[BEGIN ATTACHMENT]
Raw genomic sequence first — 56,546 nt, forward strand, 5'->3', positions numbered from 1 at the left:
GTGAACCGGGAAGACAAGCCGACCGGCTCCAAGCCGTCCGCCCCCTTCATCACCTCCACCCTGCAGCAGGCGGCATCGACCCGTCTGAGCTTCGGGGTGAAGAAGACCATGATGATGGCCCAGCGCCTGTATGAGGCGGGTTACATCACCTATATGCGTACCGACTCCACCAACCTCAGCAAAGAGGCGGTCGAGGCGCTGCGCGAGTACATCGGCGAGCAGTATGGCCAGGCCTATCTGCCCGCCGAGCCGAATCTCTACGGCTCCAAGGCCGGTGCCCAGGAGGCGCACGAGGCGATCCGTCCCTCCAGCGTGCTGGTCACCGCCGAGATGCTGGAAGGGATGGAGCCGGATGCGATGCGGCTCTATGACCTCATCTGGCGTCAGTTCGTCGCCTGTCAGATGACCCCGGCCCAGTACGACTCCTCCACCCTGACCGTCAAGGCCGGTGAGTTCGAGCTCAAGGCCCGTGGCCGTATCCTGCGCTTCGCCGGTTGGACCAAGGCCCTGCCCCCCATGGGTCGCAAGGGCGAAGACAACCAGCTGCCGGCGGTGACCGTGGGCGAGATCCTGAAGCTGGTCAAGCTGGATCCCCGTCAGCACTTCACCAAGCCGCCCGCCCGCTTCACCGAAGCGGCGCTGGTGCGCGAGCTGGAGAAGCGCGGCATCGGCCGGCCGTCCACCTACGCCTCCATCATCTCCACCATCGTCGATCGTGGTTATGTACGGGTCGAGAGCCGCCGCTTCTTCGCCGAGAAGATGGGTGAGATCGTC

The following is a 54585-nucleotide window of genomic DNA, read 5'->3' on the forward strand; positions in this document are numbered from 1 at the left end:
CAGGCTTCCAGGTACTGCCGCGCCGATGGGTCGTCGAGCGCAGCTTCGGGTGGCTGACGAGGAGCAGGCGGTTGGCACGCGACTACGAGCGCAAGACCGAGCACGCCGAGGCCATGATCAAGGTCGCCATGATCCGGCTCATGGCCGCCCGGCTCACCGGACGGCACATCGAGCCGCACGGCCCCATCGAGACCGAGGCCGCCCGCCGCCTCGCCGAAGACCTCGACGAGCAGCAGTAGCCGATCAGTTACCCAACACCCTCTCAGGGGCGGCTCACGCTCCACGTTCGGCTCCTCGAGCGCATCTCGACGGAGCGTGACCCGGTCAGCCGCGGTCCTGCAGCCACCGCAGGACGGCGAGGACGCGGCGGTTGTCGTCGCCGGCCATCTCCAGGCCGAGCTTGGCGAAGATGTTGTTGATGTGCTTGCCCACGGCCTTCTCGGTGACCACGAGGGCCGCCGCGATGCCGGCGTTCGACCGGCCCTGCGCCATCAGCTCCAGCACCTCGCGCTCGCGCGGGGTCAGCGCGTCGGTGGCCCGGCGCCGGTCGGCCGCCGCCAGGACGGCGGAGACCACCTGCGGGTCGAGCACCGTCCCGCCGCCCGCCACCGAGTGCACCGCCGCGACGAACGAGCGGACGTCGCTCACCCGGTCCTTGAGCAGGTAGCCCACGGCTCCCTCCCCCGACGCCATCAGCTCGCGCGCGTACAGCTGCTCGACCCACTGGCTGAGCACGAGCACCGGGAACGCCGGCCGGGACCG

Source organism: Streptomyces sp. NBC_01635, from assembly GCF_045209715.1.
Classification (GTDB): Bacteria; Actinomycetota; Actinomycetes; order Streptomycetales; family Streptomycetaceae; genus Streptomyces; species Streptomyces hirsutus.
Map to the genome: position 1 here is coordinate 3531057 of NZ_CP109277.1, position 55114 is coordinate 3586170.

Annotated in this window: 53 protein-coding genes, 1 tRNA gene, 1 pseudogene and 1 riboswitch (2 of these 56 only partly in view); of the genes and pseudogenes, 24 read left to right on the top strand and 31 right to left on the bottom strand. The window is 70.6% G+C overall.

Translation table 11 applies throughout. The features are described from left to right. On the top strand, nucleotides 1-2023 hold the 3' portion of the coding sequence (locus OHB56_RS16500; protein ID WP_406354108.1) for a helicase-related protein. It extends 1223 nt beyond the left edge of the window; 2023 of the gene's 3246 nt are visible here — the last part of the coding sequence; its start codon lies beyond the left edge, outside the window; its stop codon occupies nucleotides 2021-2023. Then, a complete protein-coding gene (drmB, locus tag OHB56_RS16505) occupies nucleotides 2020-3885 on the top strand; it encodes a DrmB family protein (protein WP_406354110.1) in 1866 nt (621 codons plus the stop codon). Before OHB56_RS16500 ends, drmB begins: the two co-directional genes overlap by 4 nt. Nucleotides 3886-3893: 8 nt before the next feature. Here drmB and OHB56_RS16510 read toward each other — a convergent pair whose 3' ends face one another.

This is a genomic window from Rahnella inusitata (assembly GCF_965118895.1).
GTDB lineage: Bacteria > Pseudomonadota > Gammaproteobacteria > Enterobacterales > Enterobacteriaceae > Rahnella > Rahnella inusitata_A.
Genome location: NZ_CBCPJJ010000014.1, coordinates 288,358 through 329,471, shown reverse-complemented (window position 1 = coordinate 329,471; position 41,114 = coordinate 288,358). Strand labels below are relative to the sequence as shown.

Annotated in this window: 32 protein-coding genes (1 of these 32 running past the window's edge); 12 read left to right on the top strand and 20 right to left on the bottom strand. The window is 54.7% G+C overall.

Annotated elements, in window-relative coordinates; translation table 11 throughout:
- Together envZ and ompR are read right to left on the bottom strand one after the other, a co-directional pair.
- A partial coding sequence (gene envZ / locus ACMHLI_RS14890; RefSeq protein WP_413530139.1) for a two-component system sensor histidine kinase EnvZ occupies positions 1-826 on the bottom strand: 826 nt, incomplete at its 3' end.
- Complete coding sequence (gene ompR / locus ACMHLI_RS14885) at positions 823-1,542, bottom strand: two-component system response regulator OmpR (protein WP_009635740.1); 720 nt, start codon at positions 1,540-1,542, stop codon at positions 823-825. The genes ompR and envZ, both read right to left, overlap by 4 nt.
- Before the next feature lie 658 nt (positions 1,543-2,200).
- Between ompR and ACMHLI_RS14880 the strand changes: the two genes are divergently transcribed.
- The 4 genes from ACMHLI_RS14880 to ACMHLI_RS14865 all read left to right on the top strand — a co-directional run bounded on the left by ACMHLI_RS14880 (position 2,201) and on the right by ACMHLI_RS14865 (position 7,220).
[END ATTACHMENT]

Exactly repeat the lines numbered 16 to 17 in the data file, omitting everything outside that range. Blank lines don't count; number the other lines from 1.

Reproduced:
- A partial coding sequence (gene envZ / locus ACMHLI_RS14890; RefSeq protein WP_413530139.1) for a two-component system sensor histidine kinase EnvZ occupies positions 1-826 on the bottom strand: 826 nt, incomplete at its 3' end.
- Complete coding sequence (gene ompR / locus ACMHLI_RS14885) at positions 823-1,542, bottom strand: two-component system response regulator OmpR (protein WP_009635740.1); 720 nt, start codon at positions 1,540-1,542, stop codon at positions 823-825. The genes ompR and envZ, both read right to left, overlap by 4 nt.